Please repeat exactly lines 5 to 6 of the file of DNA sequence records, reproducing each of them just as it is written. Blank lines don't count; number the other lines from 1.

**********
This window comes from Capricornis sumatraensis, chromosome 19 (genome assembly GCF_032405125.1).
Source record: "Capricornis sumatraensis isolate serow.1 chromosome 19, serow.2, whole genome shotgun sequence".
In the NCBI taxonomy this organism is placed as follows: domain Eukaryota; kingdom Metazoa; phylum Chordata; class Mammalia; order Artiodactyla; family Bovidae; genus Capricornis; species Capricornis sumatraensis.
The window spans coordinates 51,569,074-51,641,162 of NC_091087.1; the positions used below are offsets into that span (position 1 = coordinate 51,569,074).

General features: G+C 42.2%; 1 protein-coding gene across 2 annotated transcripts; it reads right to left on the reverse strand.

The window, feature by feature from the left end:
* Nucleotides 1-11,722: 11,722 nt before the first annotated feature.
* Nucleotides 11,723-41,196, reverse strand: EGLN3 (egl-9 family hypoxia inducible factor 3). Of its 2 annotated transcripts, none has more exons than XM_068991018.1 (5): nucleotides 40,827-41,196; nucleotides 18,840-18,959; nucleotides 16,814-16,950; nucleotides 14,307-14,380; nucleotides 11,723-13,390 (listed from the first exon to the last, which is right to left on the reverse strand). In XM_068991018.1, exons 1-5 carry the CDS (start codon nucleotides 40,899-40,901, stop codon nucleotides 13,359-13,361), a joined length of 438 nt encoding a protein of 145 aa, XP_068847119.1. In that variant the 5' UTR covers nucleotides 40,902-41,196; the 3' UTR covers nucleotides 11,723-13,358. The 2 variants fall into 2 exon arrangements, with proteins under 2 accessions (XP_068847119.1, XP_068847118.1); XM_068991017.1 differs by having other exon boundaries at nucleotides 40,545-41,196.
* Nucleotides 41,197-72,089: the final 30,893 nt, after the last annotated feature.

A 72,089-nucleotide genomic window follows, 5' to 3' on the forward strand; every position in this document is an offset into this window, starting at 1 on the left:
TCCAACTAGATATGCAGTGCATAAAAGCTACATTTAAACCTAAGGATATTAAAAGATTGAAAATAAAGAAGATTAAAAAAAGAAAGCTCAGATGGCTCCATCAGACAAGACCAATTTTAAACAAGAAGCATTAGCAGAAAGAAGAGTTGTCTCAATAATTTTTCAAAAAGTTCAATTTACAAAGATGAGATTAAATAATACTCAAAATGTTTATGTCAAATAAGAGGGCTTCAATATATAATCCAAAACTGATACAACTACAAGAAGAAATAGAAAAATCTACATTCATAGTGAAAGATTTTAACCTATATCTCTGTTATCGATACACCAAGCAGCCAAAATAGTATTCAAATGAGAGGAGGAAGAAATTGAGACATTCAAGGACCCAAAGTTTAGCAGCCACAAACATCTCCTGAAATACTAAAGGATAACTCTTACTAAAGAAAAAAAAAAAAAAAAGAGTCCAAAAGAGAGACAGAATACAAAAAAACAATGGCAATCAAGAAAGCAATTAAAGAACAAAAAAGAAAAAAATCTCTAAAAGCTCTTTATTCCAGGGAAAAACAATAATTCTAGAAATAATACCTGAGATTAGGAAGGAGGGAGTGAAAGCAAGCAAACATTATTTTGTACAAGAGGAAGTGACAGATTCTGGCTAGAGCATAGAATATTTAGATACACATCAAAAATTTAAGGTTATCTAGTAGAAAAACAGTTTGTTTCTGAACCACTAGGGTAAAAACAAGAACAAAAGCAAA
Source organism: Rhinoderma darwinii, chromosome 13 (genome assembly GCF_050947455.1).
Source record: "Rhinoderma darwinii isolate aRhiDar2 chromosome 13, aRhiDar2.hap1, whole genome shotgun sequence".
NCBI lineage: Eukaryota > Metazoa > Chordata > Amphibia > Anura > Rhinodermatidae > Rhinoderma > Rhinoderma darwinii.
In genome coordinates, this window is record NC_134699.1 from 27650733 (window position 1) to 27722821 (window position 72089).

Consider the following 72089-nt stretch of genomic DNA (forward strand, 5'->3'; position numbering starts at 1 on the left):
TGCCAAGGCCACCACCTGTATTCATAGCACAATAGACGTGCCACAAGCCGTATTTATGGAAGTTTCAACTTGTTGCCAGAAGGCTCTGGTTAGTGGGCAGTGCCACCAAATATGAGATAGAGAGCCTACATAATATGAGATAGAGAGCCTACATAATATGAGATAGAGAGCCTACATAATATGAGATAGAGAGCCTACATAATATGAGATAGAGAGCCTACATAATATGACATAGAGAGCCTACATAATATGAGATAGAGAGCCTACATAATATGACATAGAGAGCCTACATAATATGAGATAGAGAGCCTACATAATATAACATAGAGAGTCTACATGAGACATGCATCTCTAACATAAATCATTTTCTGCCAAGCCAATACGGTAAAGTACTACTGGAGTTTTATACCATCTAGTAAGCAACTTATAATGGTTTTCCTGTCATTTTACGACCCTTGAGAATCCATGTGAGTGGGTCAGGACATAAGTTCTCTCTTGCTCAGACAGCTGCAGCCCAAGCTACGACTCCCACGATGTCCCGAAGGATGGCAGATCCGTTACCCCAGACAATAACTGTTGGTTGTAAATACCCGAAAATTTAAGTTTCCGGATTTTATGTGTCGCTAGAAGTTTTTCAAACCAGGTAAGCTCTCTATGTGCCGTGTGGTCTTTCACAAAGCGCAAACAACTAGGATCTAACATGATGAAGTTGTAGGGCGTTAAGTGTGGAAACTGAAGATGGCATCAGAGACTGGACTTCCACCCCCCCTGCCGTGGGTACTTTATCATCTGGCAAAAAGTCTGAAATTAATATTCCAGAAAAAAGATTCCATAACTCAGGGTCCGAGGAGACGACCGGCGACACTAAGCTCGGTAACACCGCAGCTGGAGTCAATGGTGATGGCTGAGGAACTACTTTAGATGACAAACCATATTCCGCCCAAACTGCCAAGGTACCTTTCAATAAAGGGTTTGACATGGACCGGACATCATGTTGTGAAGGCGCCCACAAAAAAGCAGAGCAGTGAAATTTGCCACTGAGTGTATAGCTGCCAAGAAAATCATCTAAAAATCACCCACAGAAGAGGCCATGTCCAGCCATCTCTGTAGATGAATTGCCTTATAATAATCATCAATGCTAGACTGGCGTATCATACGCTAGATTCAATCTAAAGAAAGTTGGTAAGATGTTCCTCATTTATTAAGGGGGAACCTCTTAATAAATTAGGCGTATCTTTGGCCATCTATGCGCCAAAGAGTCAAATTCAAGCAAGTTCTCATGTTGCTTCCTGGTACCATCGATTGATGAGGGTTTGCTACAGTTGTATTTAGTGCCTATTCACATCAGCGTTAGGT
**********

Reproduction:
General features: G+C 42.2%; 1 protein-coding gene across 2 annotated transcripts; it reads right to left on the reverse strand.

The window, feature by feature from the left end: